In the animal world we have seen that the vast majority of species live in societies, and that they find in association the best arms for the struggle for life: understood, of course, in its wide Darwinian sense – not as a struggle for the sheer means of existence, but as a struggle against all natural conditions unfavourable to the species. The animal species[...] in which individual struggle has been reduced to its narrowest limits[...] and the practice of mutual aid has attained the greatest development[...] are invariably the most numerous, the most prosperous, and the most open to further progress. The mutual protection which is obtained in this case, the possibility of attaining old age and of accumulating experience, the higher intellectual development, and the further growth of sociable habits, secure the maintenance of the species, its extension, and its further progressive evolution. The unsociable species, on the contrary, are doomed to decay.— Peter Kropotkin, Mutual Aid: A Factor of Evolution (1902), Conclusion.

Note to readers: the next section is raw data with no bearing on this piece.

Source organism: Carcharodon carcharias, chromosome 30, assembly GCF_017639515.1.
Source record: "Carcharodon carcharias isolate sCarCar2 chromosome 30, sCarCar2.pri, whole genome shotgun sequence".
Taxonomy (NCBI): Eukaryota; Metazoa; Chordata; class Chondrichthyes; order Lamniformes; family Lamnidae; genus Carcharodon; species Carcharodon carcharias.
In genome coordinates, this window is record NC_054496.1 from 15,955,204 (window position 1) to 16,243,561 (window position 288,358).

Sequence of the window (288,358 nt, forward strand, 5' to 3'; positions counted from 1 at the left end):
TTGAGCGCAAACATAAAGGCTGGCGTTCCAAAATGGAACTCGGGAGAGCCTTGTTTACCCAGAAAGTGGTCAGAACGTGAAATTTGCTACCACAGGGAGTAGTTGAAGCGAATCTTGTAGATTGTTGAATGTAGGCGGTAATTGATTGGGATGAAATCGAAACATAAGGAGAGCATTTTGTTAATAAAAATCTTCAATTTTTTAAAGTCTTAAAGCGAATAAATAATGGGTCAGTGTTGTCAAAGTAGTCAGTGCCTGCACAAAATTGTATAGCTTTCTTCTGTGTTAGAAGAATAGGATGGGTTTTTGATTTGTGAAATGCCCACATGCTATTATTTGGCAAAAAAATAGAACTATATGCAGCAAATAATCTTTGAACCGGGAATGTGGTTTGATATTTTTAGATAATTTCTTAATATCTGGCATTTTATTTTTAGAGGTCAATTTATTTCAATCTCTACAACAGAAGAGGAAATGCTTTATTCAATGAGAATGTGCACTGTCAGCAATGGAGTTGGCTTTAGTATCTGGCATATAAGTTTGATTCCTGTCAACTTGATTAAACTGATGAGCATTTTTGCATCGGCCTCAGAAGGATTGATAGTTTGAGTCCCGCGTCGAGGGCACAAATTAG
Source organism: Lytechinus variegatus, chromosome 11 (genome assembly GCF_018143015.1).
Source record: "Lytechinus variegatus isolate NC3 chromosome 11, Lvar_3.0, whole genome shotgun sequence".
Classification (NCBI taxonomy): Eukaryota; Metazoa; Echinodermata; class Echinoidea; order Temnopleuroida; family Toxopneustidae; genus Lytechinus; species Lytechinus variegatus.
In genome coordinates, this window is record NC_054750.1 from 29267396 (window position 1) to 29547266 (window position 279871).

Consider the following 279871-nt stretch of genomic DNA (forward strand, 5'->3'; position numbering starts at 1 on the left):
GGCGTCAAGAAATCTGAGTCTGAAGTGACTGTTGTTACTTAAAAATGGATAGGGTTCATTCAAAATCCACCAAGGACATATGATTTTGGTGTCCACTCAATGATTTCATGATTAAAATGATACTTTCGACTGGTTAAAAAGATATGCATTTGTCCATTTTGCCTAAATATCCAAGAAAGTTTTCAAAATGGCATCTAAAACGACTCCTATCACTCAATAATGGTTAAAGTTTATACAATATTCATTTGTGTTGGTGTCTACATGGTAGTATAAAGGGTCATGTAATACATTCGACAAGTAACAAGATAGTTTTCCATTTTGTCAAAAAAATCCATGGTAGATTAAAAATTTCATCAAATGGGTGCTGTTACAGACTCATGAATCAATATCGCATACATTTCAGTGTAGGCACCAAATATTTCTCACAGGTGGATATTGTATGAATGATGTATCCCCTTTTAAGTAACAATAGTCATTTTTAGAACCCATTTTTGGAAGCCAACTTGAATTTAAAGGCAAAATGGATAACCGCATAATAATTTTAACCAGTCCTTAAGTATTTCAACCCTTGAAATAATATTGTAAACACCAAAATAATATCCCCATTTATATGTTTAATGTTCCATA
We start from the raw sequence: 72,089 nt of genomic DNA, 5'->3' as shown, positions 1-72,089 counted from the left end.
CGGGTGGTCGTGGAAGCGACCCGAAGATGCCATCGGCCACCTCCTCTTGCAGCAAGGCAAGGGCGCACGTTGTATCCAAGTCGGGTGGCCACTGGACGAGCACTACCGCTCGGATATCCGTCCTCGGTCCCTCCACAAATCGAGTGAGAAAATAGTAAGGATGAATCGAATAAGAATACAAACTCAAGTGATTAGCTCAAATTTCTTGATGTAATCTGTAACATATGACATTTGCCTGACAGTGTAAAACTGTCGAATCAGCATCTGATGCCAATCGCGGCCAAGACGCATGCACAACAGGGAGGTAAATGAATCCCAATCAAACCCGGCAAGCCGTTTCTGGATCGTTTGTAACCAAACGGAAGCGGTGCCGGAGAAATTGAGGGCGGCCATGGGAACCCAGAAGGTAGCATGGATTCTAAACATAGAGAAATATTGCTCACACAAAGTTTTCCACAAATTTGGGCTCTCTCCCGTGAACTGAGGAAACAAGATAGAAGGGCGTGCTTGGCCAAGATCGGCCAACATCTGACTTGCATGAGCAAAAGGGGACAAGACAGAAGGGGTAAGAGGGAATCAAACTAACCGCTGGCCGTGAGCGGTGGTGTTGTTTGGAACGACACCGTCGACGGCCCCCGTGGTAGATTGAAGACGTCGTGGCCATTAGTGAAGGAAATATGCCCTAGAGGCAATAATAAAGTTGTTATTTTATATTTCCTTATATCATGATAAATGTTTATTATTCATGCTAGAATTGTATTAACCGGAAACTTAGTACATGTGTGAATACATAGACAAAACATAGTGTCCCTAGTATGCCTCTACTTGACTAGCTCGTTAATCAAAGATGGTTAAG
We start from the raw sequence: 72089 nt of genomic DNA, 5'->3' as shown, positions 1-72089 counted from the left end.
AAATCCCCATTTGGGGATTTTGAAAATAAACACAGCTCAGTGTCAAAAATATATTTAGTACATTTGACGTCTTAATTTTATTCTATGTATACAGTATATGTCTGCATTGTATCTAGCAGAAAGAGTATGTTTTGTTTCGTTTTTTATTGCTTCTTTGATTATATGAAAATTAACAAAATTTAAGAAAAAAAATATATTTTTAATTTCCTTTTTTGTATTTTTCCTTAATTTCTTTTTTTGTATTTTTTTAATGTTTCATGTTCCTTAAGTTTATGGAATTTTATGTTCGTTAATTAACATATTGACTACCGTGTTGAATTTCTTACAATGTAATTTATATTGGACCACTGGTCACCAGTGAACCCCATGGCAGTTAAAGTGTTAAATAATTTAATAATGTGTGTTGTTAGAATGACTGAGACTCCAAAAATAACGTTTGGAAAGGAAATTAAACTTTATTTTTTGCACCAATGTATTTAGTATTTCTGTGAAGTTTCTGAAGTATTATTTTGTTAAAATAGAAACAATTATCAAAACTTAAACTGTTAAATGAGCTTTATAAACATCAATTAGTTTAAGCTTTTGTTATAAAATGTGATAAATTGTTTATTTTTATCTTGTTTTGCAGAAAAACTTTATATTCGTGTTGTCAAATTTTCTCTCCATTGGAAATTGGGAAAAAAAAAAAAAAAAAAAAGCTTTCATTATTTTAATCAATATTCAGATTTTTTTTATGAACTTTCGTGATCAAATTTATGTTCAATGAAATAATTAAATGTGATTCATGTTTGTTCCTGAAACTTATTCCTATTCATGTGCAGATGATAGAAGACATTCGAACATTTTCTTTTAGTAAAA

The administrator under whom Kropotkin served, General Boleslar Kazimirovich Kukel (1829–1869) was a liberal and a democrat who maintained personal connections to various Russian radical political figures exiled to Siberia. These included the Writer M. I. Mikhailov (1826–1865), to whom Kukel sent Kropotkin to warn the exiled intellectual that Moscow police agents were on the scene to examine his ongoing political activities in confinement. As a result of this assignment, Kropotkin made the acquaintance of Mikhailov, who provided the young Tsarist functionary with a copy of a book by the French anarchist Pierre-Joseph Proudhon — Kropotkin's first introduction to anarchist ideas. Kukel was subsequently dismissed from his administrative position and Kropotkin moved from administration to state-sponsored scientific endeavors.